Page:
Royal Mail vintage Christmas posters

December 9, 2011 at 12:13 pm | Posted in Uncategorized | Leave a comment
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With both family and friends scattered across all corners of the globe remembering to send Christmas cards in plenty of time is really important to me.

Yesterday I came across a feature on The Telegraph website which illustrates how the Royal Mail have prompted the nation to get their Christmas post sent early for many, many years with posters campaigns dating from the 1930’s.

Christmas Post Posters 1

The vintage posters, the first of which was created by British artist Graham Sutherland in 1934, are a real pleasure to view and show how the Royal Mail used visual imagery and a simple slogan ‘Post Early for Christmas’ to get the message out there.

Interestingly the selection of poster shows the development of style and design throughout the years. But ultimately the simple message has remained the same ensuring that no one missed the Christmas post.

Christmas Post Posters 2

Today the Royal Mail use online tools to help with our Christmas post, which are great resources and incredibly practical. However, these digital resources don’t seem to have the same impact of the vintage posters, which so wonderfully capture the time period of which they were created.

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Tower Bridge construction photographs revealed

November 30, 2011 at 3:37 pm | Posted in Uncategorized | Leave a comment
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Yesterday I was amazed to see these fantastic photographs of London’s Tower Bridge when it was in the mist of been constructed in the 1890’s.

The photographs were unbelievably found in a skips by a caretaker who later took them to the London Bridge Museum. Astonishingly the museum told the man, who wishes to remain anonymous, that they had plenty of old images and wouldn’t require his. So he simply took the images home and stored them under his bed.

Tower bridge 1

 It wasn’t until he mentioned his collection to his London Tour Guide friend five years later that the value and sheer brilliance of the images emerged.

The 50 strong collection of sepia photographs which beautifully documents the development of one of London’s most recognisable landmarks is now considered to be a rare snapshot which has great historic value.Tower Bridge 2

Tower bridge 3

  See more images on The Telegraph.

 

Health Lottery – What’s your opinion?

September 27, 2011 at 4:46 pm | Posted in Uncategorized | 1 Comment
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As a businesswoman in an industry which deals with mostly older people health care and well-being are often avenues which I consider when thinking about my customers. For the team and I it’s important to know what other services are available to this demographic so that we can pass such information on.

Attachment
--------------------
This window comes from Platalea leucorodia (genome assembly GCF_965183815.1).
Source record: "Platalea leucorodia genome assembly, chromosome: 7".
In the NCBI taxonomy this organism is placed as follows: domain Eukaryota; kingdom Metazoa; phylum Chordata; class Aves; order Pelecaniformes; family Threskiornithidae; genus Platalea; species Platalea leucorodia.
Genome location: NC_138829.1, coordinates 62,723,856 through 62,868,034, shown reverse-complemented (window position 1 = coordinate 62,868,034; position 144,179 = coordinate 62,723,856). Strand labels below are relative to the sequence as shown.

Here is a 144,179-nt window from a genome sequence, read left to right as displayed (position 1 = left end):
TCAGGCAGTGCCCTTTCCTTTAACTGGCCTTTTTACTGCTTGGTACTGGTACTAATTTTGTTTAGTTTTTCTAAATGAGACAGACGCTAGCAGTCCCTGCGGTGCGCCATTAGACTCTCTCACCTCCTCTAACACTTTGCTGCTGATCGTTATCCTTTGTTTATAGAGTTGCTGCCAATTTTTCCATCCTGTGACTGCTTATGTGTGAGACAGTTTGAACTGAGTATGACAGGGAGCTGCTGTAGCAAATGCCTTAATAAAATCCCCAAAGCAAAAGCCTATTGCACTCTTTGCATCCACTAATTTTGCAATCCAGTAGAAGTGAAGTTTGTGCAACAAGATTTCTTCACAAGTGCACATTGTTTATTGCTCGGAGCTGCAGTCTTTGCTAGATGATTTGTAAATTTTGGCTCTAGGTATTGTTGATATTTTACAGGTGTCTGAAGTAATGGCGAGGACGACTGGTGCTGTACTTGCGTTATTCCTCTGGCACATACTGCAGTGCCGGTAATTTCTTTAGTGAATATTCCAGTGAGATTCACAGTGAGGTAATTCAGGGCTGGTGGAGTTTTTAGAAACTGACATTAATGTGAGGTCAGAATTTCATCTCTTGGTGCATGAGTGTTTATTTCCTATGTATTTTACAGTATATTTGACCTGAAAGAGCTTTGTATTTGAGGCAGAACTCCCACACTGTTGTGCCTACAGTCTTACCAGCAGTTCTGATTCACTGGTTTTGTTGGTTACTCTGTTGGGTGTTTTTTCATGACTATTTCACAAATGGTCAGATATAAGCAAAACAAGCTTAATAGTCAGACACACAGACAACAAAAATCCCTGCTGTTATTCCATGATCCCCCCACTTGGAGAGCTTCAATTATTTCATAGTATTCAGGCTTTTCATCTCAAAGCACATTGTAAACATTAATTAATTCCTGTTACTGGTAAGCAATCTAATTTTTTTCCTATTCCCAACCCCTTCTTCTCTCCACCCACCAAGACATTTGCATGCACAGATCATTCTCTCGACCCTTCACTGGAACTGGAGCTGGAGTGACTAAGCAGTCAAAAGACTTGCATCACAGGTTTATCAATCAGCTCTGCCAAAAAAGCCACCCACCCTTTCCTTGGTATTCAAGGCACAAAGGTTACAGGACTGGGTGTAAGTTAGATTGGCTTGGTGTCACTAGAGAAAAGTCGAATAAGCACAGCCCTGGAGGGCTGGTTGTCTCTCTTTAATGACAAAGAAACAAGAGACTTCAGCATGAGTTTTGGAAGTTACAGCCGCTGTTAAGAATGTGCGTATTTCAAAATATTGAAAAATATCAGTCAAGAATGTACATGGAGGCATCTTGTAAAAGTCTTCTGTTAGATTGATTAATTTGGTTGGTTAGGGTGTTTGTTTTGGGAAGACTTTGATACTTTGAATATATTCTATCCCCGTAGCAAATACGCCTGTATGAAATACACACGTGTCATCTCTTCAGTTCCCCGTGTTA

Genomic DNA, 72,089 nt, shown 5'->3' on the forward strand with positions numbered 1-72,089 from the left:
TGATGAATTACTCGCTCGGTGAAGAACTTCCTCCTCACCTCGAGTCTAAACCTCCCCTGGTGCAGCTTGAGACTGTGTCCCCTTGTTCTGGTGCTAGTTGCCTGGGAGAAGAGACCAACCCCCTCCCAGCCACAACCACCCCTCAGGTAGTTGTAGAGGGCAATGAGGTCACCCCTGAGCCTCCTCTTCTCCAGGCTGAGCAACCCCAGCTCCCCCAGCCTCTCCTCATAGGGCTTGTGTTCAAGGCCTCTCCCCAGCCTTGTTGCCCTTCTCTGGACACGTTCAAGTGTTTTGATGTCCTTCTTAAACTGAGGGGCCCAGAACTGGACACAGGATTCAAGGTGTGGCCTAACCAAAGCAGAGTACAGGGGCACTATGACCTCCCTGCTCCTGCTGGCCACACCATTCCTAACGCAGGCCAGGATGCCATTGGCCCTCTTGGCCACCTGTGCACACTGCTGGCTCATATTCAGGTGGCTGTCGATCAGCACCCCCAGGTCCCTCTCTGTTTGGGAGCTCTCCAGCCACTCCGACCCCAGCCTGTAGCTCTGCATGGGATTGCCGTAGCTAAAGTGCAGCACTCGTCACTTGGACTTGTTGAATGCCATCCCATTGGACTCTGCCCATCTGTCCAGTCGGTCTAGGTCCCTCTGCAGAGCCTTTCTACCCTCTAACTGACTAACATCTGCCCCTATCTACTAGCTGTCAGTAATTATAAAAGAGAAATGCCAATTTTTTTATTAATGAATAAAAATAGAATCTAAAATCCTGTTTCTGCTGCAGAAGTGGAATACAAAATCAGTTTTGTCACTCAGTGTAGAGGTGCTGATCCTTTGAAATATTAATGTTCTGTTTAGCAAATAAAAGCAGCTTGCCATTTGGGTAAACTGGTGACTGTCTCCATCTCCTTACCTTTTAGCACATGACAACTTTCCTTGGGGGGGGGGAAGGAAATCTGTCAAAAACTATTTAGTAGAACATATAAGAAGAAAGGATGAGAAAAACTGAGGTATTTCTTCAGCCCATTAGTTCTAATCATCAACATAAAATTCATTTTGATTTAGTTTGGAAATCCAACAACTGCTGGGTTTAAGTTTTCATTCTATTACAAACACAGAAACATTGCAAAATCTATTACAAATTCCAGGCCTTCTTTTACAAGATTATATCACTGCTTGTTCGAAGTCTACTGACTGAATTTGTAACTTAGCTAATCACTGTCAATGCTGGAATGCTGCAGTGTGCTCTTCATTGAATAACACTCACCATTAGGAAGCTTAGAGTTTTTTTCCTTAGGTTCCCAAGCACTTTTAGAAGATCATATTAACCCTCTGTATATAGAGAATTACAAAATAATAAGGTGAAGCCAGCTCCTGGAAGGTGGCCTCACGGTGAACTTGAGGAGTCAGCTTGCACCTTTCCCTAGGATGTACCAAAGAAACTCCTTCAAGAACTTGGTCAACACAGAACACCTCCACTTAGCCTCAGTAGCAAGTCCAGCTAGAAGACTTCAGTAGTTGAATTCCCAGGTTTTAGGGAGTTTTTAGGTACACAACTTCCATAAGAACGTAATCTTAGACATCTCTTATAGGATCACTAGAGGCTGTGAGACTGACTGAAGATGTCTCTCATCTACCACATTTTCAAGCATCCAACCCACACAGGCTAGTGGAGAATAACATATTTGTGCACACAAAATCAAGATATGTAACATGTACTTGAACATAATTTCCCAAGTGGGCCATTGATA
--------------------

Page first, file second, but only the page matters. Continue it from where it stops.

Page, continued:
We read lots about charities, organisations and foundations which offer services under restricted budgets and rely heavily on volunteers and other people’s time and money. So when I read an article earlier today about media mogul Richard Desmond’s new lottery venture I was interested to learn more about it.

Titled ‘Health Lottery’ it works much like the National Lottery as each ticket costs £1 and prize money is dependent on how many matching numbers you have. Similarly to the National Lottery, Health Lottery is set to donate profits of ticket sales to charities across the country. However, these charities will be exclusive health care based. With funding getting ploughed into community services which local health groups decided is most deserving or indeed of such.

The Health Lottery has promised to offer its funding to a wide range of charitable services including young carer services, further training in healthcare and services targeted to elderly people who maybe suffering from Alzheimer’s, dementia and other aging illnesses.

the-health-lottery-logo-thumb

To me it all sounds a little too good to be true; health service organisation and charities receiving funding so exclusively. So I wasn’t surprised to read what the critics had to say about Desmond’s latest product. And that’s basically that his gesture of good will is in fact somewhat disappointing.

Unlike the National Lottery who donates 28p per £1 lottery ticket, Health Lottery will only donate  20p from each ticket to a charitable cause and won’t be expected to pay further in ‘lottery duty’ of which the National Lottery do.

Although these figures may not sounds too far part on a one ticket basis The Telegraph revealed calculations which put the differences into perspective. As if ‘Health Lottery sold £250 million tickets in its first year, it will donate £20 million less to good causes than if the same sum had been spent on the National Lottery’  begging the question as to who will profit from such a difference?

On the surface the Health Lottery seems like a fantastic chance for the public to donate to a good cause in a really simple and if they’re lucky, rewarding way. However, it’s really saddening to read that the Health Lottery doesn’t live up to the expectation that its competitors have already set and ultimately charities will lose out.